Leaders today have all kinds of learning resources at their disposal—articles, videos, podcasts, and massive open online courses (MOOCs) to name a few. But a good old-fashioned book is still a great way to level up your leadership skills. So what are the best books on leadership?

Over the last few years, we’ve made learning a fundamental part of our company culture, sharing the best business books we can find.

There are many good leadership books out there. Here are a few of our employees’ favorites, with a little bit about why we think they are some of the top leadership books you can pick up and read to improve your skills, deepen your work relationships, and find more success on the job.

Start With Why

Simon Sinek’s best-selling 2009 book Start With Why presents a simple but powerful framework for organizing your organization around why you do what you do. For an introduction to the concept, check out this video, which happens to be one of the most popular TED talks ever.


The Golden Circle

Sinek describes a “golden circle”—really three concentric circles, like a bullseye.

The outer circle represents what you do. The middle circle is how you do it. And the inner circle is why you do what you do. Pretty simple, right? Yet Sinek says most organizations focus on the wrong parts.

Everyone knows what they do, he says, and most can explain how they do it. But most people don’t really understand why. And that, he argues, is the most important part of the golden circle. “Why does your organization exist?” he asks. “Why do you get out of bed in the morning? And why should anyone care?”

Inspired leaders and organizations think, act, and communicate from the inside of the golden circle out. In other words, they start with why. And your why, he says, isn’t to make a profit. It’s something more than that—a purpose, cause, or belief.


People don’t buy what you do

This, he says, is what separates companies like Apple from more ordinary computer makers. And it’s what lets revolutionary inventors like the Wright Brothers and transformational leaders like Martin Luther King, Jr. have such tremendous influence on the world.

That doesn’t mean you should forget about the necessity of winning customers to focus on your why. Sinek says knowing, and acting on, your why is what will make your business successful.

“People don’t buy what you do. They buy why you do it,” he says. “The goal is to do business with people who believe what you believe.”

So—what’s your why?


Radical Candor

Kim Scott, the author of Radical Candor, worked at Google and advised many other companies in Silicon Valley and elsewhere. In her book (and the podcast of the same name, co-hosted with Russ Laraway) she describes an approach to interpersonal communication called…Radical Candor.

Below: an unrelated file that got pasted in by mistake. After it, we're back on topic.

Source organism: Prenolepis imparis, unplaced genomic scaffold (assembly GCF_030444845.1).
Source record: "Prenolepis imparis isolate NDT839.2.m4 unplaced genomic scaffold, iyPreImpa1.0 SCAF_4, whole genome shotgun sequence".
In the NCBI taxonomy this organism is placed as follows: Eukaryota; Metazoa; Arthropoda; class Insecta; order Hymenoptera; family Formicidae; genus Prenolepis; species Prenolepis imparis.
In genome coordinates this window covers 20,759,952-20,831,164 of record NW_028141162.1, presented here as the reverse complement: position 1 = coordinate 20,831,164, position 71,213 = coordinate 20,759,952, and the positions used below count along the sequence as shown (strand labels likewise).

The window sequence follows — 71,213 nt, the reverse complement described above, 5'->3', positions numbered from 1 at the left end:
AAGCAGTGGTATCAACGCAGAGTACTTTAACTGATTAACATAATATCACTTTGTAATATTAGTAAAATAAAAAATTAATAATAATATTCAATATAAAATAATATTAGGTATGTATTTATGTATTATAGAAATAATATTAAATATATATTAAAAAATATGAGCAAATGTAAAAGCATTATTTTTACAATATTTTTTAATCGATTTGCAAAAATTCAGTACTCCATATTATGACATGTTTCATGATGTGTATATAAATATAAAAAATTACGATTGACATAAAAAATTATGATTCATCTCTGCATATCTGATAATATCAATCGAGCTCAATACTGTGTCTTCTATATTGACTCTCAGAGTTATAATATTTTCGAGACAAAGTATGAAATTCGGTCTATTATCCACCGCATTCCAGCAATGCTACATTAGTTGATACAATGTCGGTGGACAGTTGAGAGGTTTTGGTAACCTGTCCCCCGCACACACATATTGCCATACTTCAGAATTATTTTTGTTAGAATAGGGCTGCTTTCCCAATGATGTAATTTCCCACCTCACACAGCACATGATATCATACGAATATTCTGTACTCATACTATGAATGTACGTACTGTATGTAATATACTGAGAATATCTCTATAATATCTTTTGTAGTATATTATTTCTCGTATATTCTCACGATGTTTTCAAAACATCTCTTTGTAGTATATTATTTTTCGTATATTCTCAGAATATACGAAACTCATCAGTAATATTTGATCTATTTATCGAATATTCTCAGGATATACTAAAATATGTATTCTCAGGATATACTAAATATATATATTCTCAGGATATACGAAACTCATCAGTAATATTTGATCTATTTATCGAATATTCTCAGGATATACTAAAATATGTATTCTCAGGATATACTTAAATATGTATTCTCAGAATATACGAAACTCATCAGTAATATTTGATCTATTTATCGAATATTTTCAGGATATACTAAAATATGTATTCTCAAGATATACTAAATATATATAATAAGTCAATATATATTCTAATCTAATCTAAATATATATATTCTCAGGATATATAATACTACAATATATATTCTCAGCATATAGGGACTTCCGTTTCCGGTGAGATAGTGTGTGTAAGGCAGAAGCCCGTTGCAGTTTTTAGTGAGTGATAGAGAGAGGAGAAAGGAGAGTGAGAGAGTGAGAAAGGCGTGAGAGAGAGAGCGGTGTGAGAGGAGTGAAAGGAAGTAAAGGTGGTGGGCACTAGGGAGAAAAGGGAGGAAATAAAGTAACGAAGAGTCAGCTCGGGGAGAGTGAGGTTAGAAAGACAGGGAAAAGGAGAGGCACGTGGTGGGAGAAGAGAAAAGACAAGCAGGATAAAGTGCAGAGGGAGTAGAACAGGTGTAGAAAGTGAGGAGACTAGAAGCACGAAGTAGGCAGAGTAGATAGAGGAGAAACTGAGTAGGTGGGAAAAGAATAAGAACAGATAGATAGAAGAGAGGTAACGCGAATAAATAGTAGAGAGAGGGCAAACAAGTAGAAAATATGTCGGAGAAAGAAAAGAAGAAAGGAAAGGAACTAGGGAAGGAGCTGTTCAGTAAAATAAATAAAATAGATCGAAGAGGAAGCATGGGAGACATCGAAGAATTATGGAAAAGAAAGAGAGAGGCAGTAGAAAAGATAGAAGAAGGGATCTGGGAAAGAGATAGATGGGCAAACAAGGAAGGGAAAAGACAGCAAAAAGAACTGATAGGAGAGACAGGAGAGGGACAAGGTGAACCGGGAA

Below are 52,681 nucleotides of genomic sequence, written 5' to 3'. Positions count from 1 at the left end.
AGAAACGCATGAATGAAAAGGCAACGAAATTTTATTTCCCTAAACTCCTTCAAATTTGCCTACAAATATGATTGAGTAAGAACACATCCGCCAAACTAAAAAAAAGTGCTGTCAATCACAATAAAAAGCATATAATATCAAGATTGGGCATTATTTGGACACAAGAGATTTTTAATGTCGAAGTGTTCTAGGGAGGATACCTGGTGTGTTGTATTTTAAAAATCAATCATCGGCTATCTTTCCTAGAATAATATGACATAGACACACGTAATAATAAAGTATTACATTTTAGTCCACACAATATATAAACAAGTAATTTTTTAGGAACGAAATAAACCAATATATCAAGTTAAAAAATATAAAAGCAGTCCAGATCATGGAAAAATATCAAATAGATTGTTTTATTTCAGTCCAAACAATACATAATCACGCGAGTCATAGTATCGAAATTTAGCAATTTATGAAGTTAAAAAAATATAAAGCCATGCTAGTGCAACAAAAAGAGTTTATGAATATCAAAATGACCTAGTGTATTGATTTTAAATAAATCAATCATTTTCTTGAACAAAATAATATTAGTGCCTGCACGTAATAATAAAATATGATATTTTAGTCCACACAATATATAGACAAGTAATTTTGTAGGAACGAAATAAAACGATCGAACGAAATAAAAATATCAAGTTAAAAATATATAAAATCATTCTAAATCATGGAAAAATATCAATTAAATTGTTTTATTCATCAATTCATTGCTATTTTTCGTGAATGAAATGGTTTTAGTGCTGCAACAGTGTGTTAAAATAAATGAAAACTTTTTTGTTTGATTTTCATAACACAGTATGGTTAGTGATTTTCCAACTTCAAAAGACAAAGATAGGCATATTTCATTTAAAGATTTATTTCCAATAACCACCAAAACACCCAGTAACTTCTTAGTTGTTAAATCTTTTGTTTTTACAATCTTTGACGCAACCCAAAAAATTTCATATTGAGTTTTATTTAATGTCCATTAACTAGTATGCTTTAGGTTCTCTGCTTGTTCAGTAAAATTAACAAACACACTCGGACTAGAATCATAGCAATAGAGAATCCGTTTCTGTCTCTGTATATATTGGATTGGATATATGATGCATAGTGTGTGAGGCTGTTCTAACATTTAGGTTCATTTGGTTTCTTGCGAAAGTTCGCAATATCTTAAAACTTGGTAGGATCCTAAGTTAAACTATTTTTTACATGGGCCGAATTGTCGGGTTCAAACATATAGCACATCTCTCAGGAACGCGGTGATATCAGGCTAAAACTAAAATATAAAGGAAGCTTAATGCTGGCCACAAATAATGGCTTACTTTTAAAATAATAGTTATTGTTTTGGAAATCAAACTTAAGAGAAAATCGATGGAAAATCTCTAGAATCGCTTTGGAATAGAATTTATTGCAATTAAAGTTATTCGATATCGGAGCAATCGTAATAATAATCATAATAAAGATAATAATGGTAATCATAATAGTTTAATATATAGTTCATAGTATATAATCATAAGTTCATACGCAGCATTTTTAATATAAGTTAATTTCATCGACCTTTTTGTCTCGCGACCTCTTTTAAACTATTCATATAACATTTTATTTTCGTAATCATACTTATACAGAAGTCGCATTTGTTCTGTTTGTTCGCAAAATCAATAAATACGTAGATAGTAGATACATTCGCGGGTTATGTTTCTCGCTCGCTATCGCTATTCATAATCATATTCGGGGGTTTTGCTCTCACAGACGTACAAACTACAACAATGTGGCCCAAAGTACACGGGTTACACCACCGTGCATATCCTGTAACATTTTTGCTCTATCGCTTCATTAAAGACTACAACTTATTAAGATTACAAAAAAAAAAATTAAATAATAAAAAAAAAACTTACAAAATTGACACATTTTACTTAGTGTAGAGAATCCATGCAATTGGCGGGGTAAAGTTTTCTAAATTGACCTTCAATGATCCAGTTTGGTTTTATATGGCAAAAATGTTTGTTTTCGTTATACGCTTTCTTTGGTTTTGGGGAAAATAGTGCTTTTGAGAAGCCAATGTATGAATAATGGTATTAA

What is Radical Candor?

Radical Candor is a way of communicating that Scott summarizes as “care personally, challenge directly.”

In other words, leaders can engage in radical candor by balancing two important things. On the one hand, they must show that they genuinely care about the person they’re talking to. And on the other hand, they must be unafraid to challenge those same people clearly when disagreements arise.


Care personally, challenge directly

Scott shares a helpful matrix to demonstrate how caring personally and challenging directly works to create productive communication.

If you do both, you’re in the Radical Candor zone. If you do neither, you’ve wandered into Manipulative Insincerity land, where you neither care about people nor tell them the things they need to hear.

Caring without challenging leads you to Ruinous Empathy, which may feel safe but doesn’t help people grow, because you aren’t calling them out when things need improvement. And if you challenge people but don’t let them know you care, you’re in Obnoxious Aggression territory—you may be speaking the truth, but your words won’t sink in because you’re coming off like a jerk and you’re not inspiring your team to get better.


How our team uses radical candor

Wendy, who leads one of our teams of virtual receptionists, says the Radical Candor approach resonated with her. “I have a similar style,” she says. “My team members know I am going to back them up, but I have a high expectation for them to be meeting stats. I will do everything I can to get them to that high level, and to have them challenge themselves daily.”

Sarah, who leads our recruiting team, says bi-weekly one-on-one meetings with her team members are a good opportunity to demonstrate both caring personally and challenging directly.

She makes these one-on-one meetings about the other person as much as she can—even letting them create the agenda.